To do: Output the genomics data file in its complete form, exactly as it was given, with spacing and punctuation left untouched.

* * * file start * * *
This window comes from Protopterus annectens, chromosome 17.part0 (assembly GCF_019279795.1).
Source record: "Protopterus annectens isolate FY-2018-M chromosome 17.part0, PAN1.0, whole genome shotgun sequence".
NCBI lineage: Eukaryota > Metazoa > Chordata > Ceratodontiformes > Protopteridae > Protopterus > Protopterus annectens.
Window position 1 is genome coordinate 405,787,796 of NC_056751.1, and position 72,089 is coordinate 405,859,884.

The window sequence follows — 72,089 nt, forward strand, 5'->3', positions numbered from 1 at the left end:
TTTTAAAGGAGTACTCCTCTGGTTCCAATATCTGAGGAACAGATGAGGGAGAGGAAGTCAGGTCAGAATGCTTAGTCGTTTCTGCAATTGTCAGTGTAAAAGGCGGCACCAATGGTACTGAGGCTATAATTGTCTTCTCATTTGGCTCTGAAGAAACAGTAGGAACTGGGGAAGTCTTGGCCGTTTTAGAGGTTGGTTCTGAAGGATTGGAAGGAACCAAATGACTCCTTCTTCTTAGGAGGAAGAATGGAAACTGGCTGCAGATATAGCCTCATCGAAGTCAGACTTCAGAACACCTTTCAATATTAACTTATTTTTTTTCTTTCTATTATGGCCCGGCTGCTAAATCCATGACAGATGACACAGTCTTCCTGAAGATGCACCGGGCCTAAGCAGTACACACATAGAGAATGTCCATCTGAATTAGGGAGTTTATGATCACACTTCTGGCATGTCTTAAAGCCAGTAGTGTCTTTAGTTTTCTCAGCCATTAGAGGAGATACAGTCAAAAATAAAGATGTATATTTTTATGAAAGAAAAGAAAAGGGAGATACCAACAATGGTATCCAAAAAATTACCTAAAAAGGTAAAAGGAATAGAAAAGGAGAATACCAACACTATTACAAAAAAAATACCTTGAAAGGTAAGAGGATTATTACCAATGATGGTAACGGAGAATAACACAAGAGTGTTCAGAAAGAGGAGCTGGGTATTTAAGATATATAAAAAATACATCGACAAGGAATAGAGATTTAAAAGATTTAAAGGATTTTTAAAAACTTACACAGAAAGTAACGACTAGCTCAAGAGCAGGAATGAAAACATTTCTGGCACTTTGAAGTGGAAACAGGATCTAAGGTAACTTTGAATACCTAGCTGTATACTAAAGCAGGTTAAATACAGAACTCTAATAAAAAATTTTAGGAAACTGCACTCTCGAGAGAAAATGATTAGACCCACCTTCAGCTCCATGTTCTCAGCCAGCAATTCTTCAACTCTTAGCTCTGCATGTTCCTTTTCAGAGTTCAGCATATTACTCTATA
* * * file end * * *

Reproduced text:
This window comes from Protopterus annectens, chromosome 17.part0 (assembly GCF_019279795.1).
Source record: "Protopterus annectens isolate FY-2018-M chromosome 17.part0, PAN1.0, whole genome shotgun sequence".
NCBI lineage: Eukaryota > Metazoa > Chordata > Ceratodontiformes > Protopteridae > Protopterus > Protopterus annectens.
Window position 1 is genome coordinate 405,787,796 of NC_056751.1, and position 72,089 is coordinate 405,859,884.

The window sequence follows — 72,089 nt, forward strand, 5'->3', positions numbered from 1 at the left end:
TTTTAAAGGAGTACTCCTCTGGTTCCAATATCTGAGGAACAGATGAGGGAGAGGAAGTCAGGTCAGAATGCTTAGTCGTTTCTGCAATTGTCAGTGTAAAAGGCGGCACCAATGGTACTGAGGCTATAATTGTCTTCTCATTTGGCTCTGAAGAAACAGTAGGAACTGGGGAAGTCTTGGCCGTTTTAGAGGTTGGTTCTGAAGGATTGGAAGGAACCAAATGACTCCTTCTTCTTAGGAGGAAGAATGGAAACTGGCTGCAGATATAGCCTCATCGAAGTCAGACTTCAGAACACCTTTCAATATTAACTTATTTTTTTTCTTTCTATTATGGCCCGGCTGCTAAATCCATGACAGATGACACAGTCTTCCTGAAGATGCACCGGGCCTAAGCAGTACACACATAGAGAATGTCCATCTGAATTAGGGAGTTTATGATCACACTTCTGGCATGTCTTAAAGCCAGTAGTGTCTTTAGTTTTCTCAGCCATTAGAGGAGATACAGTCAAAAATAAAGATGTATATTTTTATGAAAGAAAAGAAAAGGGAGATACCAACAATGGTATCCAAAAAATTACCTAAAAAGGTAAAAGGAATAGAAAAGGAGAATACCAACACTATTACAAAAAAAATACCTTGAAAGGTAAGAGGATTATTACCAATGATGGTAACGGAGAATAACACAAGAGTGTTCAGAAAGAGGAGCTGGGTATTTAAGATATATAAAAAATACATCGACAAGGAATAGAGATTTAAAAGATTTAAAGGATTTTTAAAAACTTACACAGAAAGTAACGACTAGCTCAAGAGCAGGAATGAAAACATTTCTGGCACTTTGAAGTGGAAACAGGATCTAAGGTAACTTTGAATACCTAGCTGTATACTAAAGCAGGTTAAATACAGAACTCTAATAAAAAATTTTAGGAAACTGCACTCTCGAGAGAAAATGATTAGACCCACCTTCAGCTCCATGTTCTCAGCCAGCAATTCTTCAACTCTTAGCTCTGCATGTTCCTTTTCAGAGTTCAGCATATTACTCTATA